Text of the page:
How can we rely on audio-visual information?

Social and legal impacts

Audio-visual information like videos and audio recordings are particularly relevant to modern society. They are highly accessible, compelling, and easily shared with others. Videos use clever techniques that don't depend as much on verbal skills of persuasion. 

Videos are also easy to watch. Unlike written information, they don't require much time or mental energy. They can be effective across languages and across reading levels. They immediately communicate a perfect mental picture to the consumer than any written description might hope to achieve.

Besides all this, they are particularly compelling to our animal brains. The things we see and hear happening in worlds we recognise have a lingering impact on our beliefs and behaviours. We are more inclined to believe in the truth of things which we observe "with our own eyes and ears".

In this way, audio-visual information is a key player in shaping the way we think and act. Today, we are producing and consuming more of it than ever before. At the same time, contemporary audio-visual effects technologies now allow for the creation and manipulation of information in challenging ways never before encountered.

They can be used to put words in people’s mouths, portray people doing things they never did, copy their faces and voices, or even create entirely new faces and voices that appear thoroughly human.

This study will consider the wide-ranging social, legal and policy issues arising. They will also fundamentally change the way we trust and interact with one another and media. 

We will develop and communicate our understanding of these technologies so that we can identify and explore the range of legal and social issues they present.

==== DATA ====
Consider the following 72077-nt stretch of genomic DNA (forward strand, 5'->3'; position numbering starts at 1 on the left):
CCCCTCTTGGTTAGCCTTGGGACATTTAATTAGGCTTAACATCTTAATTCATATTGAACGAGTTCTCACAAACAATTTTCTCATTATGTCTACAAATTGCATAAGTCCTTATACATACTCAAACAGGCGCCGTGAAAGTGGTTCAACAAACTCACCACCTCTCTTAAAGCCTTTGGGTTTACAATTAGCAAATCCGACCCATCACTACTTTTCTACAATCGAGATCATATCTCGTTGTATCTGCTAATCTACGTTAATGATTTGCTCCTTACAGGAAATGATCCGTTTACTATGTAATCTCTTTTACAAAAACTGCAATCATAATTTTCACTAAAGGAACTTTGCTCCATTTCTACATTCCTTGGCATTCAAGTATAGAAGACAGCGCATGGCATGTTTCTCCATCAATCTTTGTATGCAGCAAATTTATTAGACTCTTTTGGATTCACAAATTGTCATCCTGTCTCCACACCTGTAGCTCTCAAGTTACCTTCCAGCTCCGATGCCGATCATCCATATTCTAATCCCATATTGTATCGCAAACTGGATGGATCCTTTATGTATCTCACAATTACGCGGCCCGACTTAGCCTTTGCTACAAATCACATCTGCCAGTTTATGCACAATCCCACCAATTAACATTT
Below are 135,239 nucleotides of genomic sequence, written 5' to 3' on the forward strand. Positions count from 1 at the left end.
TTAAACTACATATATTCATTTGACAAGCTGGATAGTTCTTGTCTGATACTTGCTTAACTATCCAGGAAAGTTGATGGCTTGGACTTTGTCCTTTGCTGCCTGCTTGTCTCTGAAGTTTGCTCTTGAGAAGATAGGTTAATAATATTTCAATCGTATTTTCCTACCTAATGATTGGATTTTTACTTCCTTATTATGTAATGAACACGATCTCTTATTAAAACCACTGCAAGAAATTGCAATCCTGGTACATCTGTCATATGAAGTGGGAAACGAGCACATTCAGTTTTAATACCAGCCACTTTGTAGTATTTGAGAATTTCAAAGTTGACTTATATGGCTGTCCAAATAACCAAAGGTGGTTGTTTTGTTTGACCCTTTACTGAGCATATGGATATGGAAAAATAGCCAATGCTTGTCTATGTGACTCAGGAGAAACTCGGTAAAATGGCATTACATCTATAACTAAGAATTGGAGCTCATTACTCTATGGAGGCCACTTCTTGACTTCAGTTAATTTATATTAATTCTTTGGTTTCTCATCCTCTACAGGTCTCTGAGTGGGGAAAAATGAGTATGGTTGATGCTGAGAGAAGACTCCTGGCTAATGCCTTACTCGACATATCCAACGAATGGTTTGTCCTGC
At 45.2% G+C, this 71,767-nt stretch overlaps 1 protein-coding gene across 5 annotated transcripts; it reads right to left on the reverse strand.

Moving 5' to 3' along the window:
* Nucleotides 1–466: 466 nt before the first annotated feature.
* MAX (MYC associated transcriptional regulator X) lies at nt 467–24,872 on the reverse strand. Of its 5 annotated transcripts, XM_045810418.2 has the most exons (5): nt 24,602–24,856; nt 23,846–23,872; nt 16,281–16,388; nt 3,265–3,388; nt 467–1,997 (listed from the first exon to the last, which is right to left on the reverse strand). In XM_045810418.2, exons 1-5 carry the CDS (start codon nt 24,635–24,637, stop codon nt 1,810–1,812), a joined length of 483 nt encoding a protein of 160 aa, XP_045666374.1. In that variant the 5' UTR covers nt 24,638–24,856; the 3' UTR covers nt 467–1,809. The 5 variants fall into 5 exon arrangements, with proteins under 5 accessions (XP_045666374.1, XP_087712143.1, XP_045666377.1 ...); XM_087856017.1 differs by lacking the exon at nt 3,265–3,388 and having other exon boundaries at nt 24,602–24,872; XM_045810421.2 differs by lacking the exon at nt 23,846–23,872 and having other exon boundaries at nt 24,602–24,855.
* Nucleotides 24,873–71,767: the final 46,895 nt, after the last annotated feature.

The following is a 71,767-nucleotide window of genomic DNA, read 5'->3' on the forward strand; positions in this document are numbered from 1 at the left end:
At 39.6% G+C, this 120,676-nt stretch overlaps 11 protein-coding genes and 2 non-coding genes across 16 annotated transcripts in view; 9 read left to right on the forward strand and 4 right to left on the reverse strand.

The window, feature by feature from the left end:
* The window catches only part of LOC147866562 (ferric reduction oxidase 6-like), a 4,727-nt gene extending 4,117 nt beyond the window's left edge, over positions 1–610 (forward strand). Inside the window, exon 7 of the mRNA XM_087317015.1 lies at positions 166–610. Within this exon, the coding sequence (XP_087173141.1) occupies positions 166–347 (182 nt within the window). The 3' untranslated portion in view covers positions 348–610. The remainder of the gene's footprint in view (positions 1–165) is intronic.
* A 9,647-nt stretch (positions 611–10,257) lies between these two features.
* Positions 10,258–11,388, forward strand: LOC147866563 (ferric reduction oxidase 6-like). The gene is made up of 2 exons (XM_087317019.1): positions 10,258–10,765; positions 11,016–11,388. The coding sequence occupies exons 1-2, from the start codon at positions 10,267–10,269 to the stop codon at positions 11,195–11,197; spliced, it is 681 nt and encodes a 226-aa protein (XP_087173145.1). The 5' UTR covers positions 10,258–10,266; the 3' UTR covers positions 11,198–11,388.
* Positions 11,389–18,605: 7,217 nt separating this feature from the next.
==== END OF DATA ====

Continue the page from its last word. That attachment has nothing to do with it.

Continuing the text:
This is an important and rapidly emerging area where technology, society and the law collide. We will share our findings as our research progresses and can't wait to discuss it with you.  


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We want to sustainably define an area of policy and research that will encourage innovation as well as produce good social policy. 

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Chris Milk gave a compelling talk on virtual reality and empathy.  



Tom picture.jpg


Tom Barraclough

Tom has an enduring interest in complex legal and philosophical questions. He graduated in 2013 with BA/LLB(Hons) and his Honours dissertation asked whether the personhood of the Whanganui river was an example of the rights of nature in New Zealand. He found that "the rights of nature" as fully articulated were already reflected in existing domestic legislation and that international commentators were overlooking questions of property and Māori sovereignty under te Tiriti o Waitangi. His primary interest since 2013 has been the interaction between law and policy in New Zealand's accident compensation (or personal injury) system and how to communicate that research to the public. He has been closely involved in work by Warren Forster and Acclaim Otago, including a shadow report to the United Nations Committee on the Rights of Persons with Disabilities and culminating in an independent review of his work by Miriam Dean QC in 2016 with tangible recommendations as a result. He drafted a bill to implement a Personal Injury Commissioner and continues to advocate for this proposal. Since then he has been increasingly involved in policy discussions, including as a member of the ACC Scheme Advisory Panel. He has a passion for learning, communication, strategy and research impact. He hopes this will go very nicely with a lifelong fascination for the potential of emerging technologies.